Counting in Chinese

With reliable data hard to come by, creating a winning marketing formula for China can be a head-scratching exercise.

Editor’s Note: this is the first article in a special report on China. I also recommend the article, “It’s Not What You Know…” and the PDF “Not All Markets Are Created Equal”

The Picture of Brand Health

A brand scorecard can fill a big gap in your marketing dashboard-but only if you present the brand as an asset in terms the CFO can understand.

Slice of Life

RBC Royal Bank has opened a window on the unmet needs of its customers-and grown its market share-using segmentation.

More Power, More Peril

The influence of the top marketing chief in many organizations is increasing-news that no doubt will warm the hearts of CMOs everywhere who’ve been craving a seat at the executive management table.

But with that rising profile comes a much larger and potentially more daunting set of challenges. No longer is the CMO focused solely on driving the next media buy or PR campaign. Our survey … [ Read more ]

Three Roads to Riches

Why the power of integrated search engine strategies is greater than the sum of their parts.

The Need for Leads

Media reps love to talk about impressions and brand interactions. So what does a direct marketer have to do to get a hard sales lead instead of a soft impression?

Making Waves

P&G’s Tremor division claims to have cracked the code on measurable word of mouth using a concoction of old metrics, new approaches and a heavy dose of secret sauce.

Larry Selden, Alice Dragoon

For convenience, companies organized along product lines often segment customers by what they buy. This approach, however, risks alienating customers in two ways: Customers who happen to be in more than one segment get bombarded with multiple, uncoordinated offers. And big spenders in one product category who start buying in a second category are justifiably miffed if they’re treated as strangers.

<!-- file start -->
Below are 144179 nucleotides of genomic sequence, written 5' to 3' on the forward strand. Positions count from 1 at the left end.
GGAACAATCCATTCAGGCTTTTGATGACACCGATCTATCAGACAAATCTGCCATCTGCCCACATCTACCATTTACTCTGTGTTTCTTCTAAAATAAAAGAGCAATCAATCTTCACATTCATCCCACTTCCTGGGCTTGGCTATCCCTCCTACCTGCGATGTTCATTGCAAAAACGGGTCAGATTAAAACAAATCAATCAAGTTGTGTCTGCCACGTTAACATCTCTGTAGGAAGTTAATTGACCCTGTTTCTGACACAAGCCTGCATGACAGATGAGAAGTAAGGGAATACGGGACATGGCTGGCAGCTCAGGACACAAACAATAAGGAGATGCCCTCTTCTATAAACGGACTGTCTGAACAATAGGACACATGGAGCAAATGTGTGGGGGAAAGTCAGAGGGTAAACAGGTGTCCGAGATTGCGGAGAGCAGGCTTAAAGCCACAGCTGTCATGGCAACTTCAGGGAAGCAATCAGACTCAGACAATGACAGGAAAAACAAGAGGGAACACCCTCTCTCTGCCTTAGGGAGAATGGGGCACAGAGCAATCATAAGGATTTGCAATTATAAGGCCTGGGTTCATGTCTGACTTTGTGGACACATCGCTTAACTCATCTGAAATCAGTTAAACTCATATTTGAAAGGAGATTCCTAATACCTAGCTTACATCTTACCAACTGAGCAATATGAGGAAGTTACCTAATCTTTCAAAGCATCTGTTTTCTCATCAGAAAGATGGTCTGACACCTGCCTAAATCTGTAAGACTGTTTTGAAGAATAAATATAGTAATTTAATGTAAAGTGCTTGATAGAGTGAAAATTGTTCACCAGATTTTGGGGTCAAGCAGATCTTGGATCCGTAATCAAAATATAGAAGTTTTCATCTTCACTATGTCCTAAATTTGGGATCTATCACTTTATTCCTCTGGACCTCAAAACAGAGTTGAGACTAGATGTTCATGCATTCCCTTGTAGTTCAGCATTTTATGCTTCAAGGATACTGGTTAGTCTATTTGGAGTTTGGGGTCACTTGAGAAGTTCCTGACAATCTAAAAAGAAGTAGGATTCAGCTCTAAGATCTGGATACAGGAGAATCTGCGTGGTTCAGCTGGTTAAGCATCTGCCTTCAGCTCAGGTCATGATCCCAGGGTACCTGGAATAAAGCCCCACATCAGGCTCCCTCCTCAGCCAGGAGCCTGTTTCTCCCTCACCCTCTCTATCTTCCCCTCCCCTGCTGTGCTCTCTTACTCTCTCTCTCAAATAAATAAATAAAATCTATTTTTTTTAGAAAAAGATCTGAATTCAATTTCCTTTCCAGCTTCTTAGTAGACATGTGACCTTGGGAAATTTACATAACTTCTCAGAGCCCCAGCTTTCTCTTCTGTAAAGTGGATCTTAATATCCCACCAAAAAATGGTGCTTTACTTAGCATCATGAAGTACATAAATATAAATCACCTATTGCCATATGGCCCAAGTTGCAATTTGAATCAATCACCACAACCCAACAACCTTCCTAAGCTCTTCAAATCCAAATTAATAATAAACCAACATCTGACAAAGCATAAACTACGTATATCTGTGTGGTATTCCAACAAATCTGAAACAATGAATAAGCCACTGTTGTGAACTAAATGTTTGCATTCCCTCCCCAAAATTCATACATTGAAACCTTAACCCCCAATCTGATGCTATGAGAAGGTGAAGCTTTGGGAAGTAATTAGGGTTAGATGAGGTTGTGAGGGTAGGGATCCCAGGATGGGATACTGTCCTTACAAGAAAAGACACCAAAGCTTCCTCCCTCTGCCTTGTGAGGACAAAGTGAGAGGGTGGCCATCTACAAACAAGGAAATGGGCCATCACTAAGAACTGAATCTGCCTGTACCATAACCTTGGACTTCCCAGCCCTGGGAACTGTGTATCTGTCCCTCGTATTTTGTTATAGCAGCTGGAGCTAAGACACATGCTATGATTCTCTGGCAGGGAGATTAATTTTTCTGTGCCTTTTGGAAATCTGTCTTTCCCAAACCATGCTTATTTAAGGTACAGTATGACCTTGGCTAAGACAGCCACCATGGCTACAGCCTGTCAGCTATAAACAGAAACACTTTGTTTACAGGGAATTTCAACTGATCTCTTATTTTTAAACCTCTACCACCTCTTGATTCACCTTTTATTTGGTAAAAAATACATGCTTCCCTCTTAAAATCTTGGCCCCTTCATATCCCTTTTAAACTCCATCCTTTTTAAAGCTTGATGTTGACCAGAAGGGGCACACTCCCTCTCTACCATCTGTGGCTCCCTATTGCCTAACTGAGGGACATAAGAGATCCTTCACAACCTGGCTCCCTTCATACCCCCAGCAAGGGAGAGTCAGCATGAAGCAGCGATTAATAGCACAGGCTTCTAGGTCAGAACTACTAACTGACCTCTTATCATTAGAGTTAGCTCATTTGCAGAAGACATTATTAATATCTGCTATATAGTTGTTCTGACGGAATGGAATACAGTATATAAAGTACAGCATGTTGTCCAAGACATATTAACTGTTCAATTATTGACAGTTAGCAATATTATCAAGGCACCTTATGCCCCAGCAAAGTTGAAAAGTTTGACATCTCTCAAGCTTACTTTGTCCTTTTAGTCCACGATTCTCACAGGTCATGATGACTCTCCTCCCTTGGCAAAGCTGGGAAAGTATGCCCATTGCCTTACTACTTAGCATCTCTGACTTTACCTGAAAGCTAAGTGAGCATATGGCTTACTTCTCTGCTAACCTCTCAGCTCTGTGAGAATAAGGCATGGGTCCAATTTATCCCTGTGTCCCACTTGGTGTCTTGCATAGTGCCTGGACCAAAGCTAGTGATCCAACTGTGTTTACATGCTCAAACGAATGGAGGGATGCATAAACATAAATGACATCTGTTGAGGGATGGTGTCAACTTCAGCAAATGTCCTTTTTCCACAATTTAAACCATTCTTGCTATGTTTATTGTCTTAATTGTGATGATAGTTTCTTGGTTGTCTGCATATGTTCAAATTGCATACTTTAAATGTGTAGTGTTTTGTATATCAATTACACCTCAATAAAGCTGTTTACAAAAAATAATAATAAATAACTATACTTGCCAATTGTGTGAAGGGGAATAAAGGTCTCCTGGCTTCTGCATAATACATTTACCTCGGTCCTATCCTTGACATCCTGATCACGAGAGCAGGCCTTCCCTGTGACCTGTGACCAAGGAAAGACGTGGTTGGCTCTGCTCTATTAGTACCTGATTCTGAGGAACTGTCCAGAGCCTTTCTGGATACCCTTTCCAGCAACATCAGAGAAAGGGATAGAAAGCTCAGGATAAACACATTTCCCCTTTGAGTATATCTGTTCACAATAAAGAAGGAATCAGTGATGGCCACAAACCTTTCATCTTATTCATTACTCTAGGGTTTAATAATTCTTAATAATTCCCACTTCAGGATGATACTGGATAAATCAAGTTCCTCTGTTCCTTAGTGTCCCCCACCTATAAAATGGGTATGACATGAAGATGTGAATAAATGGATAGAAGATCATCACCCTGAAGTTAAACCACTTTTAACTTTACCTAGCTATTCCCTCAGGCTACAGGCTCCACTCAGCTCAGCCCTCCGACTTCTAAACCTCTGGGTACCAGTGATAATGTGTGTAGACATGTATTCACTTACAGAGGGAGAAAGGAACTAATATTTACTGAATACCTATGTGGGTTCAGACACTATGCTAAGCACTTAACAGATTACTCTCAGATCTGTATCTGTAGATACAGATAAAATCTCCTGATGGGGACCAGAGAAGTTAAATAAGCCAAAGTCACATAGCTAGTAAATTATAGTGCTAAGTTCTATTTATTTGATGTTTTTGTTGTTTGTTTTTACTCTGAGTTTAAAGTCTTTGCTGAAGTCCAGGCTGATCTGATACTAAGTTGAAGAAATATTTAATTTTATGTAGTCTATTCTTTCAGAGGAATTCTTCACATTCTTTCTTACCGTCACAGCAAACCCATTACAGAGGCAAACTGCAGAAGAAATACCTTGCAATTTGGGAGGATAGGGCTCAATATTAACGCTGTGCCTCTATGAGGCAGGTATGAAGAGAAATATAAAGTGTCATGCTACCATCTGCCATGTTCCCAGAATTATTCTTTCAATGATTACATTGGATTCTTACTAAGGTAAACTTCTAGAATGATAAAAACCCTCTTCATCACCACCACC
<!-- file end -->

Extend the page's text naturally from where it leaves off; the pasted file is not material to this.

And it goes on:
The celebrity endorsement, driven more by gut feel than hard data, remains a bit of a black box for ROI-focused marketers.

Samar Farah

Where someone else might assume a personal frustration is just that-individual and quirky-innovators assume that if they feel that way, then others must too. Recognizing this-and then acting on it-is part of the innovative impulse.

Connect the Dots

How to tie marketing metrics to financial outcomes.

Time to Reengineer Your Marketing Model

Traditional investment strategies are in trouble. Are you ready to challenge the status quo?


Managing your marketing dollars means more than strategic positioning. To build your bottom line, you’ll need to predict the value of your investments.

Seth Godin

Marketers profit because consumers buy what they want, not what they need. Needs are practical and objective, wants are irrational and subjective. And no matter what you sell-and whether you sell it to businesses or consumers-the path to profitable growth is in satisfying wants, not needs. (Of course, your product must really satisfy those wants, not just pretend to!)

Seth Godin

Truly great stories succeed because they are able to capture the imagination of large or important audiences.

A great story is true. Not true because it’s factual, but true because it’s consistent and authentic. Consumers are too good at sniffing out inconsistencies for a marketer to get away with a story that’s just slapped on.

Great stories make a promise. They promise fun or money, safety … [ Read more ]

Elana Anderson

Any traditional call center is measured in terms of cost: How long did the customer have to wait? How many calls went through the call center versus using self-service? How long was the average call? The challenge comes when you want to drive revenue out of the contact center. Those metrics get turned on their head. It takes time to sell to a customer. You’re … [ Read more ]

Extreme Makeover

In the fight against commoditization, companies are scrambling to create value-added services to protect their precious margins. But making the switch is easier said than done. To complete its metamorphosis, Dow Corning needed to transform the entire company.